- Intramedullary infections treated with antibiotic cement rods: preliminary results in nine cases.
                        - The antibiotic cement nail for infection after tibial nailing.
                        - Antibiotic Cement-Coated Interlocking Nail for the Treatment of Infected Nonunions and Segmental Bone Defects. 
                        - Staged Bone Grafting Following Placement of an Antibiotic Spacer for Management of Segmental Long Bone Defects 
                        - Antibiotic Cement Screw for Postoperative Infection After Gamma Nailing
                        - Use of antibiotic cement-impregnated intramedullary nail in treatment of infected non-union of long bones
           - external fixators:
                 - provides easy access to wounds during bone healing;
                 - w/ osteomyelitis, internal fixation may be left in place if it is stable until fracture healing takes place;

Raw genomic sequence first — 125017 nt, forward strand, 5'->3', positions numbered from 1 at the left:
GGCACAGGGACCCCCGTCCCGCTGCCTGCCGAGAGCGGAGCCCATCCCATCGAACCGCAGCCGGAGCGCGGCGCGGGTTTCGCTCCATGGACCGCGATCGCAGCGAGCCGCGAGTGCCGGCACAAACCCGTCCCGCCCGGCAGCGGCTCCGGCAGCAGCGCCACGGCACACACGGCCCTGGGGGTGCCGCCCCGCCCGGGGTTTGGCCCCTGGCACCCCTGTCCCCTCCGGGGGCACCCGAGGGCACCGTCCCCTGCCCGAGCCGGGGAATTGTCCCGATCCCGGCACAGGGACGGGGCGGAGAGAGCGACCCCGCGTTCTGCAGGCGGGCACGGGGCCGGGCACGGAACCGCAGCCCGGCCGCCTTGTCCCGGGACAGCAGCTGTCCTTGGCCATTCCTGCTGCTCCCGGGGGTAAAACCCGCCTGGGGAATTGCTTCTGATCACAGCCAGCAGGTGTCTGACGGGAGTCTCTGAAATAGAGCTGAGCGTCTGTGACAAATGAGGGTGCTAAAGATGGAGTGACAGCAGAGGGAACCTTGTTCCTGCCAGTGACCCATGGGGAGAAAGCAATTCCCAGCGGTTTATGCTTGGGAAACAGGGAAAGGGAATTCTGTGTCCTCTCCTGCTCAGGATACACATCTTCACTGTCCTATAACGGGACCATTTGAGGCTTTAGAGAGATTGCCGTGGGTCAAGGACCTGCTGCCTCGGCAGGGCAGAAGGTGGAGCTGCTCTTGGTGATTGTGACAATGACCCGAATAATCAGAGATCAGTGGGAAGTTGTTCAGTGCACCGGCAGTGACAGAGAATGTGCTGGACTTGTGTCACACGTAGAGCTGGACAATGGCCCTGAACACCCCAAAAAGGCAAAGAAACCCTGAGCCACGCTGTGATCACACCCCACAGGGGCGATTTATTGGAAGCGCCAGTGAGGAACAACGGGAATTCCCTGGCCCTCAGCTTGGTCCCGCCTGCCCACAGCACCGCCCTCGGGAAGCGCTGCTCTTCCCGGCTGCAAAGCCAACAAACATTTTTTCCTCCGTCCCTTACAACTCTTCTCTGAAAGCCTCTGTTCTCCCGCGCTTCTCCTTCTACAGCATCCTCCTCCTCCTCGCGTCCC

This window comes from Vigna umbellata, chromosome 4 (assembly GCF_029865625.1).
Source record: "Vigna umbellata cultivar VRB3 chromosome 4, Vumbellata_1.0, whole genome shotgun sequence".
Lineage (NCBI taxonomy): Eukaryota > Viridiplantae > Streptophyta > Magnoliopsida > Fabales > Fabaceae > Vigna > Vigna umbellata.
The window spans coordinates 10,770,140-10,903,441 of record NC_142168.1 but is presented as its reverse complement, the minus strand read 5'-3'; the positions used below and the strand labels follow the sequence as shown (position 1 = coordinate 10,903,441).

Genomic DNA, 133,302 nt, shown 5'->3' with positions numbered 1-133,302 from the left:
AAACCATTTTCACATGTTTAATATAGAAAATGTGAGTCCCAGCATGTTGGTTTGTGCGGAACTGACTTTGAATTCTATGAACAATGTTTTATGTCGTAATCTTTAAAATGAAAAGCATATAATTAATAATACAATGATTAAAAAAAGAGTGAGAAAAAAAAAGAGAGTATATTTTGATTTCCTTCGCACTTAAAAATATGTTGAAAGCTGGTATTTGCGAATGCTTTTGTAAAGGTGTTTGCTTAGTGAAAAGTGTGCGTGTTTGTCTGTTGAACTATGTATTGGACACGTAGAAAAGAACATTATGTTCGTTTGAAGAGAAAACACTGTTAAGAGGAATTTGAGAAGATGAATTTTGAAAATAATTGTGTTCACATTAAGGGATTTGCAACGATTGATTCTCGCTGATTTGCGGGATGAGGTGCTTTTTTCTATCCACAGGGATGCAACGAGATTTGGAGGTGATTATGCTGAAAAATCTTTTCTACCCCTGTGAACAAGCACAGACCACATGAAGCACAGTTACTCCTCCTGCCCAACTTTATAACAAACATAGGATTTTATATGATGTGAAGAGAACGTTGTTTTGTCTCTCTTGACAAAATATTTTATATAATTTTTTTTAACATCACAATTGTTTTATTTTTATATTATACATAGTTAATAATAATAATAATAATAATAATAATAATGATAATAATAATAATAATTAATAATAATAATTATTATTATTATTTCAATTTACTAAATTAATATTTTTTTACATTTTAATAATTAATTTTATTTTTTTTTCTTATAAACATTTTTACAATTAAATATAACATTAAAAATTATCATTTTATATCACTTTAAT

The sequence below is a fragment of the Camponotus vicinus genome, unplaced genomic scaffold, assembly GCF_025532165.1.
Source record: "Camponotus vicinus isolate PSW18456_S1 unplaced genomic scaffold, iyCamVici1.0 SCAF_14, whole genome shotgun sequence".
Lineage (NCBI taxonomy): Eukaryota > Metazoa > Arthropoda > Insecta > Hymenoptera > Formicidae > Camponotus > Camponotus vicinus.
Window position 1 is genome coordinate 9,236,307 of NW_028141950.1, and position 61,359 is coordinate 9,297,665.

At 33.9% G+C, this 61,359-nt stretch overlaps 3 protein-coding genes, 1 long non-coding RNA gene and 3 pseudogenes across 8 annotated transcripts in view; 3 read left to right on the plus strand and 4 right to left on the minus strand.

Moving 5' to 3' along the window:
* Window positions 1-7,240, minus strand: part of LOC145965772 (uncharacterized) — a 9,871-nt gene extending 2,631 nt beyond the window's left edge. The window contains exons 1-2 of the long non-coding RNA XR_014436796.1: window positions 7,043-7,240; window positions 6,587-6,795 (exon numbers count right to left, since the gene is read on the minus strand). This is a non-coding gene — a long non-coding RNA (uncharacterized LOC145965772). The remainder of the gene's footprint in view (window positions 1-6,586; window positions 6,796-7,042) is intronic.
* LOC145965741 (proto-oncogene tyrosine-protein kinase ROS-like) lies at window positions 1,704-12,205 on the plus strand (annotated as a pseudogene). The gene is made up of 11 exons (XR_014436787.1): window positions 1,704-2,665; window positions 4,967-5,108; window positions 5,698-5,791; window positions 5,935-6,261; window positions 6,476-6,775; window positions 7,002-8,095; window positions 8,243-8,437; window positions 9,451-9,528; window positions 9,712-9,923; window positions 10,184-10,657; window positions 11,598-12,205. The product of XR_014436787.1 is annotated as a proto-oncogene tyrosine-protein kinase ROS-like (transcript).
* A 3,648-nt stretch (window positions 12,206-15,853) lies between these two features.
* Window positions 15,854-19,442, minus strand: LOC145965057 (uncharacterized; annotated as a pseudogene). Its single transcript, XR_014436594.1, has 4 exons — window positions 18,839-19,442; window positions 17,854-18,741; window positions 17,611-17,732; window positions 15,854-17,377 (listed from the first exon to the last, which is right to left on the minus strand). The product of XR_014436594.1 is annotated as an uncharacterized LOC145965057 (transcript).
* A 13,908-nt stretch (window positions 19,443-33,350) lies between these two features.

- circular wire fixators: (see management of tibial bone defects)
                        - when Ilizarov is used in conjunction w/ radical resection and distraction histiogenesis, patients can expect at
                                  least one minor complication; 
                        - bone union averages 6 months once intercalary segments come into contact;
                 - references:
                        - Use of Ilizarov Technique for Treatment of Non-Union of the Tibia Associated with Infection.